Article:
Penric’s Mission by Lois McMaster Bujold



*** This review originally appeared on Out of this World Reviews. ***

Penric’s Mission by Lois McMaster Bujold takes the Penric and Desdemona series of novellas to a new level in terms of story complexity, character development, and reader engagement. Where the previous three installments were serviceable enough stories, fun to read, and moved things along in terms of Penric’s progression as a sorcerer, Penric’s Mission allows the character to grow in entirely new ways. Not only does he display a level of confidence I’ve not seen before with his sorcery, but he also builds up enough courage to engage in a bit of romance despite a certain over-protective brother working against him. I received Penric’s Mission via NetGalley in exchange for a fair review.

Bujold did not write the Penric and Desdemona stories in chronological order, though I’ve been reading them as such, ignoring the order in which they were published. Based on information I found on the Chalion Wiki, Penric’s Mission is the fourth novella in the series.

In Penric’s Mission, the titular character finds himself in a far and distant land, working undercover to enlist the aid of a disaffected general. All seems to be going well until Penric is betrayed, thrown into a dungeon, and then sentenced to death. Penric has come a long way since he first met Desdemona, the demon who shares his body in a sort of symbiotic relationship, so he handles this change of fortune with tact and intelligence. Once free, he has the option to flee for his life. Instead, Penric stays on point, putting the mission ahead of his own well-being. It doesn’t hurt one bit that Penric finds himself attracted to the general’s sister. What started as a straightforward mission to secure the aid of a military genius becomes a fight for survival as Penric must face off against his betrayer and the sorcerer who serves him.

Penric’s Mission is a great addition to the Penric and Desdemona series and the first novella to earn a four rocket rating from me. Bujold’s writing style is as captivating as always, but what really sets this book apart from its predecessors is Penric himself, who has matured in terms of both his sorcery and his personality. He still relies on Desdemona’s greater experience and wisdom, but he often shows initiative all on his own now. It’s a refreshing change to his character, one that allows him to grow much more within the span of this one book then I’ve seen previously.

Needless to say, I liked Penric’s Mission and I already have plans to pick up the next book in the series.

Penric’s Fox by Lois McMaster Bujold



*** This review originally appeared on Out of this World Reviews. ***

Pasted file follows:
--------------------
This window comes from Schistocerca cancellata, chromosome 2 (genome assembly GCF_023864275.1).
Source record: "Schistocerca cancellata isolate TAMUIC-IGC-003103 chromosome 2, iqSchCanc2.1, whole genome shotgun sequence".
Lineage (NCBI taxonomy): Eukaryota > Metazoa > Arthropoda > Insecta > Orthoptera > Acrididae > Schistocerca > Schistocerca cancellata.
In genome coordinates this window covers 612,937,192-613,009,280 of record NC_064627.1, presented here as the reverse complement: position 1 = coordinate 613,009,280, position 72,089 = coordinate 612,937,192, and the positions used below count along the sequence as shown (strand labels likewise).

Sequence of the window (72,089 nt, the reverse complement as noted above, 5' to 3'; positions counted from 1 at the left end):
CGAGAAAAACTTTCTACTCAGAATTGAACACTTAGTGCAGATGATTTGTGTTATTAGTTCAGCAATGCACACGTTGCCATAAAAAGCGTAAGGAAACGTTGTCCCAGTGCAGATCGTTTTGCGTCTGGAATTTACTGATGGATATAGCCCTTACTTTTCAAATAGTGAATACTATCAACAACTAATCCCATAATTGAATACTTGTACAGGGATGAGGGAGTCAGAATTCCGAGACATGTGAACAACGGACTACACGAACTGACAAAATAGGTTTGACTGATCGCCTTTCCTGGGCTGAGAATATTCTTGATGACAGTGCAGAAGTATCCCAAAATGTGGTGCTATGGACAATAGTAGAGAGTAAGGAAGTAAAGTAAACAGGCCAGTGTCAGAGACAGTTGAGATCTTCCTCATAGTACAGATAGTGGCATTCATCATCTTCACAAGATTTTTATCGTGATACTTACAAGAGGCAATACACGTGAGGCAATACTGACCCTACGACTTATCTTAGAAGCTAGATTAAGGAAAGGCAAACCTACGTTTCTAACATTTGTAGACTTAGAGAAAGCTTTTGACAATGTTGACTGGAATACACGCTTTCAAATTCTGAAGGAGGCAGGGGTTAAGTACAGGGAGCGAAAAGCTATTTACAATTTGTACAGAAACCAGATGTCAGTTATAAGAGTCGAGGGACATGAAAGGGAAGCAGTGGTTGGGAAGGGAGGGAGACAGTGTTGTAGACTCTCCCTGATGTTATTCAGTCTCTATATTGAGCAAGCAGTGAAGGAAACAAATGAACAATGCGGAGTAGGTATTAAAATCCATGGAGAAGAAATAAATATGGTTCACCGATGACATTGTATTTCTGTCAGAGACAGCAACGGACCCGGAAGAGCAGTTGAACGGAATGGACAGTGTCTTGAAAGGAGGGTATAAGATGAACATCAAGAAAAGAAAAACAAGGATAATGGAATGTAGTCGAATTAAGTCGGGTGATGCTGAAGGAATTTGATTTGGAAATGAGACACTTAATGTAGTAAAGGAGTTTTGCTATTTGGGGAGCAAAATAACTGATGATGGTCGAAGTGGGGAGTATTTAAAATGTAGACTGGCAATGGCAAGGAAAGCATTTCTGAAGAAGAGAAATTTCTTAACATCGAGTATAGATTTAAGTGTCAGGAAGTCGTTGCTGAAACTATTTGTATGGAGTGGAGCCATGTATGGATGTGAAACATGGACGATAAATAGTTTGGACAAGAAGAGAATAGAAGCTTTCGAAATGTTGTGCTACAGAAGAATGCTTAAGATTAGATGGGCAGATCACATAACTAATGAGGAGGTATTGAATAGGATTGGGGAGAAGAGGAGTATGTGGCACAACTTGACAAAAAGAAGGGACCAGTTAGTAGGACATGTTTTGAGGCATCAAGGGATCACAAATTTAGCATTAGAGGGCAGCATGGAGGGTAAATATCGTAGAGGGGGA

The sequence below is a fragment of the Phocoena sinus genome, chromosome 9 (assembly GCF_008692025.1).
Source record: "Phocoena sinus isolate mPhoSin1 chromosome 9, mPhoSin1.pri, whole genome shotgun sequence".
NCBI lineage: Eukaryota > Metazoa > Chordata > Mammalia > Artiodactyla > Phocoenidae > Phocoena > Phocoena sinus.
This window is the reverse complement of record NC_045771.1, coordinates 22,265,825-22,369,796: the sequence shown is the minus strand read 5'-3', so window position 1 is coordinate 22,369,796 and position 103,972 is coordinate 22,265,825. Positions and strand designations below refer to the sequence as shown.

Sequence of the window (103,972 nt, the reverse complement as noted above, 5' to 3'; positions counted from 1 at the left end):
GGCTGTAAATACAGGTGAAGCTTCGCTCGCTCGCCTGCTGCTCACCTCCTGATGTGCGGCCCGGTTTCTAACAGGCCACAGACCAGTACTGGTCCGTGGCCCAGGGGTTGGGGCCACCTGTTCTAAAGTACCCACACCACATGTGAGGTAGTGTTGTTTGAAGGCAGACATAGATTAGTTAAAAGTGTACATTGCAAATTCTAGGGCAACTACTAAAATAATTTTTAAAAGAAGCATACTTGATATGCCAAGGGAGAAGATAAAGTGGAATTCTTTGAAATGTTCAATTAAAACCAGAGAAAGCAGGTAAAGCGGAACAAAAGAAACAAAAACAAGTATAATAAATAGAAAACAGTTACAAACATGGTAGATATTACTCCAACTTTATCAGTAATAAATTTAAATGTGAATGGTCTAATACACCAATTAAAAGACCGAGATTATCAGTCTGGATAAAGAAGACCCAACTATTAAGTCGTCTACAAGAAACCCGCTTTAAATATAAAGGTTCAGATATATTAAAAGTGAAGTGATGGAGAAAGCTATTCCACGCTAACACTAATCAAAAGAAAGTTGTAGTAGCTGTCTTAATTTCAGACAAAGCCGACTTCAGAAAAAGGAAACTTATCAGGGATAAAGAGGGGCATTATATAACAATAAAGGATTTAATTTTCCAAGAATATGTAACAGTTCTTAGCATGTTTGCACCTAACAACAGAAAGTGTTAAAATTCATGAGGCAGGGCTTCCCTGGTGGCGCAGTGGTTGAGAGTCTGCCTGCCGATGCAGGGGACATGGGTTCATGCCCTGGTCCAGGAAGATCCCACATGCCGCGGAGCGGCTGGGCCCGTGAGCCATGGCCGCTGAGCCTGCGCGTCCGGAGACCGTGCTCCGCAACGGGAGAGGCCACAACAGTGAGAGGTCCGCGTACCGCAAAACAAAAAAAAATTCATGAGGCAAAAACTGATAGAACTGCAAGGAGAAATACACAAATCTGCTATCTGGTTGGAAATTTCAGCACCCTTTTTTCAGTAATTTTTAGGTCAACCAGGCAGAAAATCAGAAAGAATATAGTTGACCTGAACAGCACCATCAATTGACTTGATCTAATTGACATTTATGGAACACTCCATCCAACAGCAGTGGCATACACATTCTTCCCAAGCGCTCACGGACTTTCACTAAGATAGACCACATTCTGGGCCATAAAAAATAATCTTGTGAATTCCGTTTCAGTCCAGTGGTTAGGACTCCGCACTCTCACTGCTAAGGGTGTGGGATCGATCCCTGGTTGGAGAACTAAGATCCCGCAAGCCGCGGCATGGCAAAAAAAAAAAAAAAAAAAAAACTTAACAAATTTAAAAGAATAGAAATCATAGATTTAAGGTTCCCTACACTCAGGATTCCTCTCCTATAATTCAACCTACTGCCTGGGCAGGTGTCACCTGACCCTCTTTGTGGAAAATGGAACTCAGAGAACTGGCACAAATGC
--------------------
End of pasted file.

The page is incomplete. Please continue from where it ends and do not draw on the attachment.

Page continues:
Penric’s Fox by Lois McMaster Bujold, the third installment in the Penric and Desdemona series, picks up some months after events in Penric and the Shaman. Once more, Penric is called upon to solve a murder mystery and, once more, he finds himself in a partnership with Locator Oswyl. Not to give anything away, but he also enlists the aid of Shaman Inglis, who was the titular shaman introduced in Penric and the Shaman.

A quick word about the ordering of the books in this series since there are multiple lists out there and it isn’t clear from just looking at the titles. On one hand, there is the publication order, but this isn’t the same as the chronological order. To further confuse things, the Penric and Desdemona series fits within the greater World of the Five Gods series, which also includes The Curse of Chalion, Paladin of Souls, and The Hallowed Hunt, none of which feature Penric or Desdemona. For my reading and reviewing purposes, I’m reading the books in the order shown on the Chalion Wiki.

Like the other books in the series, Penric’s Fox is somewhat short; the Kindle edition comes in at 113 pages. I’d therefore classify this as a novella more than a novel similar to the previous two installments. Its brevity makes for a fairly quick read that you might be able to fit into one long sitting or several moderate ones. Regardless, I think you’ll find Bujold’s writing style easily readable and the characters interesting and enjoyable. Bujold has a knack for creating believable yet not overly complex characters that you can relate to on many different levels because they are in many respects as normal as you or I.

Once more I’m giving three rockets to a book in this series. It’s become a common theme. The books are good reads, but they’re not spectacular. However, three rockets means I recommend each without reservation. It’s just that they aren’t going to blow your socks off or make you say, “Wow.” But, if you’re looking for novella length books that span a series that contains at least five other stories then I don’t think you can go wrong with Penric’s Fox and the others in the Penric and Desdemona series.

Penric and the Shaman by Lois McMaster Bujold



*** This review originally appeared on Out of this World Reviews. ***

Penric and the Shaman by Lois McMaster Bujold is the second novella in the Penric and Desdemona series featuring the symbiotic pair of the same name. In Bujold’s world, demons are ethereal creatures, unable to remain stable in our world without a host to serve as a sort of anchor. Penric and Desdemona found themselves joined together after circumstances brought them together in the first book in the series, Penric’s Demon, which I reviewed not too long ago. At the end of the first book, Penric found himself enrolled in sorcerer’s school. This second book skips over all of that, taking place some four years later. This is actually good since, let’s face it, apprentices learning to become full-fledged sorcerers has been done a few times already.